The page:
Get Healthy with Nuts and Seeds


| November/December 2002


The word nut comes from the Latin nux, meaning “to nourish.” Nuts are a loose term for dry, hard-shelled fruits. The shells, which protect against bacteria and damage, must be removed before eating. Nuts help clean and strengthen the teeth and gums. They relieve constipation, have a “grounding” effect, calm nervousness, and tonify a weak person. They are good for bodybuilders and to increase sexual desire in both sexes. Seeds and nuts contain the genetic potential for starting a new life. Because of this, they contain much nourishment. Both contain excellent vegetarian protein per volume—they provide more protein than meat or milk. They also contain phytosterols, or plant hormones, that have a structure similar to human hormones.

Many people avoid nuts because of their high fat content. Nuts have a higher fat content than seeds, and seeds are higher in iron than nuts. Technically, all nuts are seeds. Both provide beneficial fats, vitamins, and minerals. Both nuts and seeds contain beta-carotene, B-complex vitamins, vitamins D and E, and calcium. They are high in trace minerals and help regulate blood sugar. They are cholesterol free, and eating, for example, three ounces of almonds—along with a low-fat diet—can actually help lower LDL (low-density lipoprotein, or “bad” cholesterol) within three weeks. Raw nuts contain lipase, an enzyme that helps digest fats.

3 Nutty Recipes

Homemade Vegetable Burgers 
Gourmet Dessert Balls
Nut Milk 

Using Nuts and Seeds

The best way to use nuts is to buy them in their shells and crack them as needed. Shells free of cracks, holes, and imperfections prevent free radical damage caused by light and air. They keep in unbroken shells for about a year. Next best is to buy whole nuts and seeds that are kept refrigerated. Store nuts in glass jars (because high-oil foods can combine with plastic to form toxic compounds) away from heat and light, in a cool place, preferably the refrigerator. Slivered, cracked, blanched, and broken nut pieces are likely to be rancid. Nuts that are rubbery, moldy, rancid, or acrid should be composted. Rancid products irritate the lining of the stomach and intestines, cannot be assimilated, weaken the immune system, have their vitamin A, D, and E destroyed, and can damage the health of the liver and gallbladder. Almonds are less prone to rancidity. Walnuts, pecans, Brazil nuts, and sunflower seeds tend to go rancid more quickly than other nuts.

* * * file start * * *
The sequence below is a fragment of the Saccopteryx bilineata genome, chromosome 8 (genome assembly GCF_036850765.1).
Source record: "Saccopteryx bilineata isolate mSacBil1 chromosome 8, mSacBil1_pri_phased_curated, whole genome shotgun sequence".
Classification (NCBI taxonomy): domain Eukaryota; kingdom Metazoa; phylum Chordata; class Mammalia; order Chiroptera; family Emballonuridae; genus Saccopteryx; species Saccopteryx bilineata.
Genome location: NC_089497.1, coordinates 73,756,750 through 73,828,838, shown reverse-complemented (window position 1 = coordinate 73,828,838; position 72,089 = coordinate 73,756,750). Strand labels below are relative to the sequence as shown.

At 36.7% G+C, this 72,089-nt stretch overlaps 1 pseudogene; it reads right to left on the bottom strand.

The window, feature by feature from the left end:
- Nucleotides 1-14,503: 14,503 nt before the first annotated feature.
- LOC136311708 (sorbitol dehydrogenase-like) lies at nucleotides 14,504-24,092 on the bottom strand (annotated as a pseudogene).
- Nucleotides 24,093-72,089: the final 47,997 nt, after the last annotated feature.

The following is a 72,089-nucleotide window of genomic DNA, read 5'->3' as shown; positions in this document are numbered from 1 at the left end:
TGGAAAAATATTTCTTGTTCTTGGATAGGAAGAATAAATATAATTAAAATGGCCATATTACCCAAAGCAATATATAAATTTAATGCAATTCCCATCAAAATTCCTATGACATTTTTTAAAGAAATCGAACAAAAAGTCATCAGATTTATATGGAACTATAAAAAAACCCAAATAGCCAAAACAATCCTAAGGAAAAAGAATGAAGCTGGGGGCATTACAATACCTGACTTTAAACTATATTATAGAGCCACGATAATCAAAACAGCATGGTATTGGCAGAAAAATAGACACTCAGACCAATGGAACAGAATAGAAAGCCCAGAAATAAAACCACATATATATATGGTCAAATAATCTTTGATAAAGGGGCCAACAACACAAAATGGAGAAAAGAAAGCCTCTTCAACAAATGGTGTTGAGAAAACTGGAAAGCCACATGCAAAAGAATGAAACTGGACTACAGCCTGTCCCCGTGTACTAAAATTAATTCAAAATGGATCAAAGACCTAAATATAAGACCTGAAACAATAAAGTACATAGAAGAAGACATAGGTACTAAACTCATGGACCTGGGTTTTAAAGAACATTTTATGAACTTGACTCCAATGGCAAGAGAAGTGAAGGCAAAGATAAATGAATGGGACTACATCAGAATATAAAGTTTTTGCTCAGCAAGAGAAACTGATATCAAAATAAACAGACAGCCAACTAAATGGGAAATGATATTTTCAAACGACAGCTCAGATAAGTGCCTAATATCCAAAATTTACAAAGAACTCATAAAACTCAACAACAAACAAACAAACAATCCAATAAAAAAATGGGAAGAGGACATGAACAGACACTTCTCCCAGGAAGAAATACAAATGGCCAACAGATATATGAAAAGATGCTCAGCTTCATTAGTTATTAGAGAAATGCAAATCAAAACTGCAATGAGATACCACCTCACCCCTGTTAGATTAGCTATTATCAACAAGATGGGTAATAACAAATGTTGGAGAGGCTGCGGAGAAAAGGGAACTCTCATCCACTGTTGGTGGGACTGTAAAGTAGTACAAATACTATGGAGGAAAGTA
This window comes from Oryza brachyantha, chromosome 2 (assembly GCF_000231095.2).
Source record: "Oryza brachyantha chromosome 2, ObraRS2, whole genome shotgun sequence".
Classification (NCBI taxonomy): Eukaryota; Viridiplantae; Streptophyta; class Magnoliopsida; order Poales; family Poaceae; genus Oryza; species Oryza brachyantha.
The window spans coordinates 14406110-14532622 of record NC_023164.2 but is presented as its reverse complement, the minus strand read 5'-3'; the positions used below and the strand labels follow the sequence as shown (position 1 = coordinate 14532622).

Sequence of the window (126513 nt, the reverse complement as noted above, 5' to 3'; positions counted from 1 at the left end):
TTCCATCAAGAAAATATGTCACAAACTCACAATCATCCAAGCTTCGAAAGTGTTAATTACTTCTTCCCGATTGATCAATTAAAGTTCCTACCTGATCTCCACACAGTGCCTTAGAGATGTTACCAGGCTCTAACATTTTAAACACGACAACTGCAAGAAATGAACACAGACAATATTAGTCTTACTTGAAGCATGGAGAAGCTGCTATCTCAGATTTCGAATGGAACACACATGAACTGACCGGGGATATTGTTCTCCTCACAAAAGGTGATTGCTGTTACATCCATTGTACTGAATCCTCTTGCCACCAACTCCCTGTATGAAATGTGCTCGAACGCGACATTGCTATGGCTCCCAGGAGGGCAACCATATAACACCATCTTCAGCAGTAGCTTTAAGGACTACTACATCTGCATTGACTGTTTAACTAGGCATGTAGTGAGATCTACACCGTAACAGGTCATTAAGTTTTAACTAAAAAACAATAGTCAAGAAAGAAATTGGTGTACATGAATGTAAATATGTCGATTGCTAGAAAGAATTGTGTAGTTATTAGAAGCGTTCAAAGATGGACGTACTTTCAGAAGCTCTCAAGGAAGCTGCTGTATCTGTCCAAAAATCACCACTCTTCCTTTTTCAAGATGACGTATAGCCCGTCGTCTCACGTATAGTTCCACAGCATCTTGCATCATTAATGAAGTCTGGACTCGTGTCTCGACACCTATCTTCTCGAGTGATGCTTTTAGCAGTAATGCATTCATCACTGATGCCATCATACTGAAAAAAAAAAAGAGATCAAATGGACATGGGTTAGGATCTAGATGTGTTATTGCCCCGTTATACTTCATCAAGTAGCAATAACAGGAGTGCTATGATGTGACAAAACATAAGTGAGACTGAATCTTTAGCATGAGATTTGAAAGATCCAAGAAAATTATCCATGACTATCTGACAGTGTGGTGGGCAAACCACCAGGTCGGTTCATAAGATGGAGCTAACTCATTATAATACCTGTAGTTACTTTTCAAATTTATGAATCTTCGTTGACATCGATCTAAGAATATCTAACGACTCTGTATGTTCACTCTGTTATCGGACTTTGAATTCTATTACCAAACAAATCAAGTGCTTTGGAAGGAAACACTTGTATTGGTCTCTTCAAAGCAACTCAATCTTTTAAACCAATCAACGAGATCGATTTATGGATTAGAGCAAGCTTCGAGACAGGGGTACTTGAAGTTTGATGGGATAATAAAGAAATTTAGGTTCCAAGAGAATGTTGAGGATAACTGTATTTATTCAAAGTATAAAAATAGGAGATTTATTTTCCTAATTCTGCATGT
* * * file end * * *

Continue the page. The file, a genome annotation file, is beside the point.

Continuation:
mother earth news fair 2018 schedule

MOTHER EARTH NEWS FAIR

Next: June 2-3, 2018
Frederick, MD

Sit in on dozens of practical workshops from the leading authorities on natural health, organic gardening, real food and more!

LEARN MORE



Subscribe today and save 58%

Subscribe to Mother Earth Living !

Mother Earth LivingWelcome to Mother Earth Living, the authority on green lifestyle and design. Each issue of Mother Earth Living features advice to create naturally healthy and nontoxic homes for yourself and your loved ones. With Mother Earth Living by your side, you’ll discover all the best and latest information you want on choosing natural remedies and practicing preventive medicine; cooking with a nutritious and whole-food focus; creating a nontoxic home; and gardening for food, wellness and enjoyment. Subscribe to Mother Earth Living today to get inspired on the art of living wisely and living well.

Save Money & a Few Trees!

Pay now with a credit card and take advantage of our earth-friendly automatic renewal savings plan. You’ll save an additional $5 and get six issues of Mother Earth Living for just $19.95! (Offer valid only in the U.S.)

Or, choose Bill Me and pay just $24.95.




Facebook Pinterest Instagram YouTube Twitter


Copyright 2018, All Rights Reserved
Ogden Publications, Inc., 1503 SW 42nd St., Topeka, Kansas 66609-1265